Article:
Possible Reason for Error: Understandable error, especially since two members of the quartet didn’t know about the change themselves and went on playing “Mach” anyway.

Correction: (Tuesday, January 31, Tribune) “In some editions of Sunday’s Home section, the third paragraph of a story on blending styles of furnishings did not appear. That paragraph reads: Color coordination is a must. In a room filled with various elements, a unifying force is needed, and color will do the trick. Select only a few colors, and repeat them often for constancy throughout the room.”

Possible Reason for Error: Infighting among Home editors over decorating preferences.

Facts Are Stupid Things:

Correction: (Wednesday, June 28, Sun-Times) “Morningline results on Monday’s question, ‘Should the cat that attacked a toddler last week be killed to determine if it has rabies?’ were: yes, 71 percent; no, 29 percent. The results were incorrect in Tuesday’s paper.”

Possible Reason for Error: Ingenious cat in Lincoln Park had learned to work the autoredialer on its master’s phone.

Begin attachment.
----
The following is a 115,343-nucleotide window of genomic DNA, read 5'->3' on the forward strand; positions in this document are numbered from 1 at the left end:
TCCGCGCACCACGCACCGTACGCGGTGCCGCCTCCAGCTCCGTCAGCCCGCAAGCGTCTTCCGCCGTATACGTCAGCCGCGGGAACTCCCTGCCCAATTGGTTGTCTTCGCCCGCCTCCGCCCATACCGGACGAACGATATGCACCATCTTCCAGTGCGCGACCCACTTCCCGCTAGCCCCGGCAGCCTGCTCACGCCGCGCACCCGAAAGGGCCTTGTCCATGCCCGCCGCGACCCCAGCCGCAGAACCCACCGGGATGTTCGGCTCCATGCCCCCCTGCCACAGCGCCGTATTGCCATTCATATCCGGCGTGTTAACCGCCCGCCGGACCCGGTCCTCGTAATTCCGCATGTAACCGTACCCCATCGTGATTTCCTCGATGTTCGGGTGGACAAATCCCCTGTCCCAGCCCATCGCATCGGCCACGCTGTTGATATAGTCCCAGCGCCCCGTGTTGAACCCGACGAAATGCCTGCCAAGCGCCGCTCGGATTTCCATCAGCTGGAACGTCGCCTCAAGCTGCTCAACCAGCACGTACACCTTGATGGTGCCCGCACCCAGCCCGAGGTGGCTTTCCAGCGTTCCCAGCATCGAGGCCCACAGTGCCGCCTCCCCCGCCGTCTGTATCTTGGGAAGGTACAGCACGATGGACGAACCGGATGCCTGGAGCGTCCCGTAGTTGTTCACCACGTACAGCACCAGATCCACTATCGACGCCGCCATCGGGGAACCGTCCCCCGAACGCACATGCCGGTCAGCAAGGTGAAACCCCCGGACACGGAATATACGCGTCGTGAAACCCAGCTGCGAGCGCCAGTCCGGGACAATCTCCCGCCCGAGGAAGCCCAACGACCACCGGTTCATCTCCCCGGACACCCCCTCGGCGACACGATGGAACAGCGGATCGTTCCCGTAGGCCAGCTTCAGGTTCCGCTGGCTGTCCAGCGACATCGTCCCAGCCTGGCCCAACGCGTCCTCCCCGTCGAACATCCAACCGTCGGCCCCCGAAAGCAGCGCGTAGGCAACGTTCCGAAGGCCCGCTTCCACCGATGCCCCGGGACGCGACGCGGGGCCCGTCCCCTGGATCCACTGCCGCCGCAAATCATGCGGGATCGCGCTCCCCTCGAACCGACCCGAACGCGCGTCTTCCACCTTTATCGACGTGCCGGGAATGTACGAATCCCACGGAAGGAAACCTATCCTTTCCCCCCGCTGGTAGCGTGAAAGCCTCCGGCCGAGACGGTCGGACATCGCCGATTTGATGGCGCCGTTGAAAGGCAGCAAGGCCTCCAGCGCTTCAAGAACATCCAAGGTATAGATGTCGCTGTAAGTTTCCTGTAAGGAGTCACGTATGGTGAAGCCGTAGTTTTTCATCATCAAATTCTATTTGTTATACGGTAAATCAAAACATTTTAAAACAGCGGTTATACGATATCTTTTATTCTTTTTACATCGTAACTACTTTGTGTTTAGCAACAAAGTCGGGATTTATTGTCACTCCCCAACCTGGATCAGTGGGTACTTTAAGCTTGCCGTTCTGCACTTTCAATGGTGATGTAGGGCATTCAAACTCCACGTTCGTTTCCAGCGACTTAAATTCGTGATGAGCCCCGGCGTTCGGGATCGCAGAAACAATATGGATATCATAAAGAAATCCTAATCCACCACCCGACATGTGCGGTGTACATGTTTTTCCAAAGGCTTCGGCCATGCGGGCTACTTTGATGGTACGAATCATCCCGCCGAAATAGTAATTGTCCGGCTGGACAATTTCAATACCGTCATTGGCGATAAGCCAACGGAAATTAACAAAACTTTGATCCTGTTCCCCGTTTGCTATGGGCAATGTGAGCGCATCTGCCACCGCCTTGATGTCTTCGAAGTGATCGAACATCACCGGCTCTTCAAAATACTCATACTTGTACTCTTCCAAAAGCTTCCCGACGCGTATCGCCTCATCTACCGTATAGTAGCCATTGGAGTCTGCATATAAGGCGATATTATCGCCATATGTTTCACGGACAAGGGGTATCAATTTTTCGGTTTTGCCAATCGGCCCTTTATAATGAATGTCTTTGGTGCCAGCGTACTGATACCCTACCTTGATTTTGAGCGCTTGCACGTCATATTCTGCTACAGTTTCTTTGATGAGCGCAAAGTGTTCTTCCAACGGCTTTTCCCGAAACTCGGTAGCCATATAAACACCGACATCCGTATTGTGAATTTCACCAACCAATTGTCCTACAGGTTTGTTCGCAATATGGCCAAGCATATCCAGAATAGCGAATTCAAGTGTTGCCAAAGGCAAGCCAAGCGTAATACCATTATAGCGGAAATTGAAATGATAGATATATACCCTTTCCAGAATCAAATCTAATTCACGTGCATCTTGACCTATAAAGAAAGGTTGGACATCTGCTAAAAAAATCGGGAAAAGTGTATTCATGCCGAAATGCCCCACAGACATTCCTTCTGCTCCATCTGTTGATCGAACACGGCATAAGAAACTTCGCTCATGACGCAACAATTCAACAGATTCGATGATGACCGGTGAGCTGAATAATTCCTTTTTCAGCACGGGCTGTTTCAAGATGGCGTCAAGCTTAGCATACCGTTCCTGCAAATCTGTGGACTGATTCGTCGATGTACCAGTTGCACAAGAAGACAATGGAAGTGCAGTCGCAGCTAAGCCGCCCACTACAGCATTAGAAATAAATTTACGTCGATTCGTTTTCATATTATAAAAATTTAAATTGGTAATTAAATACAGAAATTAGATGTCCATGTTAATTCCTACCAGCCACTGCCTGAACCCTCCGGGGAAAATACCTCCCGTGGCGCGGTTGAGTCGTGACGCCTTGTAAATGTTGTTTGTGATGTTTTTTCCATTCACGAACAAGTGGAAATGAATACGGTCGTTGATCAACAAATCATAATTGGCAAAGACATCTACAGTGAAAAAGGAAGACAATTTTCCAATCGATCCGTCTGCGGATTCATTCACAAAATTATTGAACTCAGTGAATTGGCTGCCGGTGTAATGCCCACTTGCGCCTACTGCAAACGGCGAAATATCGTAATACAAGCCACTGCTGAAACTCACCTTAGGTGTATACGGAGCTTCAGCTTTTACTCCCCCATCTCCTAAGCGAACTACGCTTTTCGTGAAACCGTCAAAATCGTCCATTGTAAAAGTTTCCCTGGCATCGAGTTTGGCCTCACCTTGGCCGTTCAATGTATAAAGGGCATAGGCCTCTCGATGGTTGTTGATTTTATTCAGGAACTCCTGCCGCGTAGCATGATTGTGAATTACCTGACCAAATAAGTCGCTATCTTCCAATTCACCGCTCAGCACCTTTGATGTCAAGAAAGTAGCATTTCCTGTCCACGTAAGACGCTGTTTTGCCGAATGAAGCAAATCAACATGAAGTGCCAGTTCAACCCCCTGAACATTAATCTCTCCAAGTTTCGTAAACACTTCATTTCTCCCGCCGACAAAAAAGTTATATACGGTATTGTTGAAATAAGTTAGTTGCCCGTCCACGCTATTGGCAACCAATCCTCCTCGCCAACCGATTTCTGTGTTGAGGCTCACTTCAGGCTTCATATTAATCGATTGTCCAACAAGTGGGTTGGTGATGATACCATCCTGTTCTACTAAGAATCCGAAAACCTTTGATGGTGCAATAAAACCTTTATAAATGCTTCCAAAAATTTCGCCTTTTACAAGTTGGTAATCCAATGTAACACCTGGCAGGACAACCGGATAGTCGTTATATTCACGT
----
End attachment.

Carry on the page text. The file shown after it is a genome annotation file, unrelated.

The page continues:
Correction: (Wednesday, July 26, Tribune) “The story in Tuesday’s Metro/ McHenry section about a proposed berm at a Spring Grove gravel pit misstated the estimated amount of asbestos-containing material in the 45,000 cubic yards of soil that would be used for the earthen wall. The correct amount should be 5 cubic yards instead of 5,000 cubic yards.”

Possible Reason for Error: No one in office sure what a “berm” is or how much asbestos you need to make one.

Correction: (Saturday, September 16, Tribune) “A story Friday misstated the path of a bullet that killed Vicki Weaver, the wife of white separatist Randy Weaver. The bullet, fired by an FBI agent during the standoff at Ruby Ridge, Idaho, struck Mrs. Weaver and lodged in the chest of family friend Kevin Harris.”

Possible Reason for Error: Misapplication of “single-bullet” theory.

Art accompanying story in printed newspaper (not available in this archive): illustration/Peter Hannan.